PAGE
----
Discover

Tomorrow Today | Armen Avanessian

This September curated by_vienna brings together more than 20 international curators and invites them to present exhibitions in 20 of Vienna’s leading contemporary art galleries.

Reflections on the intersections between art and capital provide the impetus for curated by_vienna 2015. Philosopher Armen Avanessian‘s epynomous essay “Tomorrow Today” addresses artistic strategies for a post-capitalist era. Avanessian explores future (and already existing) alternative models of art and economy.

Andreas Töpfer, 2015.

Armen Avanessian, Andreas Töpfer, Speculative Drawing: 2011–2014.

Today, science fiction might be the best kind of realism – if, that is, it is not the only possible realism. This insight by J. G. Ballard provides the impetus to look at our political, economic and artistic present from the perspective of an already present future. For example, though the current financial crisis has led to severe criticism of financial speculation, those market operations also force us to realise what may have been repressed for decades: Capitalism as we conventionally understand it might not exist anymore, and we are only just becoming aware of this.

The latency period of this transformation of the past decades coincides with the history of contemporary art as a genre or concept devoid of the time orientation that was characteristic of the historical avant-gardes and modern art movements, each of which affirmed the possibility of future (social) progress as a constant in the present. If the coincidence of contemporary art and the latent transformation of capitalism is not entirely arbitrary – and it cannot be if the basic claim of contemporary art is that it is an art appropriate to its time – then contemporary art could be taken as the sign of the derivative or speculative financial system that has left us bereft of both future and present since it reduces every future present to a present future pre-calculable on the basis of probability theory. Here, what has yet to happen is but a continuation of the long-known, the execution of what has already been priced in.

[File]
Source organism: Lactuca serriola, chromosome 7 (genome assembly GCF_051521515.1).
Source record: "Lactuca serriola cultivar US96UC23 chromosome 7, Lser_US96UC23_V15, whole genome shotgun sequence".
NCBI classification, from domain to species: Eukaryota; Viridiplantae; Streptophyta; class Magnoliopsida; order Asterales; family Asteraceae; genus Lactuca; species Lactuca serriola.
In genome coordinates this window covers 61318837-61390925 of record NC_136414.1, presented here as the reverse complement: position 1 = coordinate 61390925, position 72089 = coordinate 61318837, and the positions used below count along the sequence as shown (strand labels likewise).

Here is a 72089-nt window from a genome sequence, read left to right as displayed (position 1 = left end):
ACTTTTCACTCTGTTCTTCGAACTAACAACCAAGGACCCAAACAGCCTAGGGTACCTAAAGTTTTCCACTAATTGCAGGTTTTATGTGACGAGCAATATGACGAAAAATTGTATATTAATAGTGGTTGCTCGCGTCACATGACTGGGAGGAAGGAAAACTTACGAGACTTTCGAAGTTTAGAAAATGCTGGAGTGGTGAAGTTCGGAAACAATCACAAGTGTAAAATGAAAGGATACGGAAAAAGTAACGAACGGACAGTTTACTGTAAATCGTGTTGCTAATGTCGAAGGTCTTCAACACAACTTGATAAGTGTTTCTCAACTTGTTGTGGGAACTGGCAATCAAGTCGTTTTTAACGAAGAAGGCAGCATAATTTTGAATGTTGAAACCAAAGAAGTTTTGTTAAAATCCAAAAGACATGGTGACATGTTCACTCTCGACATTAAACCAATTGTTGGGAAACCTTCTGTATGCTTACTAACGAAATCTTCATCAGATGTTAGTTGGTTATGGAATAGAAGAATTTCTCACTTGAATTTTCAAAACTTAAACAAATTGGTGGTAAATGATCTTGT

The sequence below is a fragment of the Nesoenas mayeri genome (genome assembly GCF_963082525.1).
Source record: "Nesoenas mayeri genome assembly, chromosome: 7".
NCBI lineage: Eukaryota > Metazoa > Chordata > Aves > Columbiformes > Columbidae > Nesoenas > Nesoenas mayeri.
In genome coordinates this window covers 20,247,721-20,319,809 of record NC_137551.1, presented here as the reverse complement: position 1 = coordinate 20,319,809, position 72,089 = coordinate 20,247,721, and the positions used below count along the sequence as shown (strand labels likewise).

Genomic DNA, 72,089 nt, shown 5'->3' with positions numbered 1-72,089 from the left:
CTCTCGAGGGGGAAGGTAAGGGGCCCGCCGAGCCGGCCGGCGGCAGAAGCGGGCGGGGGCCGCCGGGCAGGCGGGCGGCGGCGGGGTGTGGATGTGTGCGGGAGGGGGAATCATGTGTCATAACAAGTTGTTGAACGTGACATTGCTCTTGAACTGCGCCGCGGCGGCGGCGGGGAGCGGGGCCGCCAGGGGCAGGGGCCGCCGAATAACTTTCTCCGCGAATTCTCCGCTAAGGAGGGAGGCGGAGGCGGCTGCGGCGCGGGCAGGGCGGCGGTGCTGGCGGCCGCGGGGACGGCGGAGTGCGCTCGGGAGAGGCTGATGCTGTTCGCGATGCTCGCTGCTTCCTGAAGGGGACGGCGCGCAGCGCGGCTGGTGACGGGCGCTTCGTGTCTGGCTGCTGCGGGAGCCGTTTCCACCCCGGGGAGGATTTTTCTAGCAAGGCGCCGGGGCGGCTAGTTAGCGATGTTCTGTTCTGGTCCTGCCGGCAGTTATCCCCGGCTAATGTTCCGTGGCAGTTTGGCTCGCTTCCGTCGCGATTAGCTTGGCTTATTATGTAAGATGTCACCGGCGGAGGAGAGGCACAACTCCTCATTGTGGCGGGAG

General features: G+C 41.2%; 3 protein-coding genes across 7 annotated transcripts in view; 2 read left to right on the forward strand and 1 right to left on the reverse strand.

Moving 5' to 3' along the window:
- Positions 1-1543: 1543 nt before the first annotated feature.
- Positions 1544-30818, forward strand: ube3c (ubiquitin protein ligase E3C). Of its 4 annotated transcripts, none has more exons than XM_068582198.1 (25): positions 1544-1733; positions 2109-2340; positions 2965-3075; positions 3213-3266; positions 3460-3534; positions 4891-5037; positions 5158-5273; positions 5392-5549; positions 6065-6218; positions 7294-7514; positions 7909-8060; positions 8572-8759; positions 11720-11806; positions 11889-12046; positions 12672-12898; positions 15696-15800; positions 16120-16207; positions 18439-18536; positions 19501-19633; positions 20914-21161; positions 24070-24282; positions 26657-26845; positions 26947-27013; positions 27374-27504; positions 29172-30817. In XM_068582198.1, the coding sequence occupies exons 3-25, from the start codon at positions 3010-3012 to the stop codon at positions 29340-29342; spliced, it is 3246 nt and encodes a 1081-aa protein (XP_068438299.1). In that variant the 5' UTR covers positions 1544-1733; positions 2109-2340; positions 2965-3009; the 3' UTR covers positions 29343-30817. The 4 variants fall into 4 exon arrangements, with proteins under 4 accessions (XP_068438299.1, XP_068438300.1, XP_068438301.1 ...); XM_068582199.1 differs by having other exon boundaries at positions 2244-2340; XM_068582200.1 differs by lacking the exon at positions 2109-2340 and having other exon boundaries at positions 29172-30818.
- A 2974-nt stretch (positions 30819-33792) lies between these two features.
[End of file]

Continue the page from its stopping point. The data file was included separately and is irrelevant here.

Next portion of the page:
Tomorrow Today opposes this futureless condition, instead presenting experiments in new art-economics projects and taking up the interface between art and capital as a political contestation. Accepting that we are currently in a period of transition and new formation, the question of Tomorrow Today is whether and to what extent artistic imagination and poetic practices can help us accelerate the entry into a post-capitalist society rather than passively accompanying the gradual and increasingly ubiquitous approximation of post-democratic conditions (the aestheticisation of everyday life, gentrification, the art-market bubble, biennale tourism). After postmodernism we realise: the end of (art) history has not yet been reached. Neither liberal Western capitalism nor the genre of a globally expanded contemporary art will have been (art) history’s last word.

Andreas Töpfer, 2015.

Armen Avanessian, Andreas Töpfer, Speculative Drawing: 2011–2014.

art as currency

For a while now, we have been up against a speculative regime in the world of art. In the pricing system of art, the expertise, skill and, ultimately, the degree of influence of the respective market players play a decisive role. The artistic significance of artworks, their critical content and their art-historical relevance serve a mostly ideological function. If that is the case, we should do nothing less than reverse the popular conviction that the relationship between art and the market is characterised by constitutive ‘tension’. It is rather the priceless nature of art, whose value cannot be calculated through and is irreducible to price, which has rendered it a perfect object of speculation. In this sense, isn’t contemporary art indeed the model and transmission mechanism of a universal financialisation permeating all aspects of society, as has recently been proposed? Perhaps for this reason, amidst the increasingly disoriented movements of critical contemporary art we are confronted with accelerationist positions that, instead of simulating a ‘critical’ distance to the market, move in a diametrically opposed direction. These positions replace distanced aesthetic reflexions with creative interventions and practical confrontations, for example, at the interface with fashion or celebrity culture (lifestyle branding, image campaigns, marketing strategies) or that of art and science (big data, climate change). They are remarkable for their recursive appropriation and reprogramming of the respective technological, economic and media platforms (virtual money, bitcoin).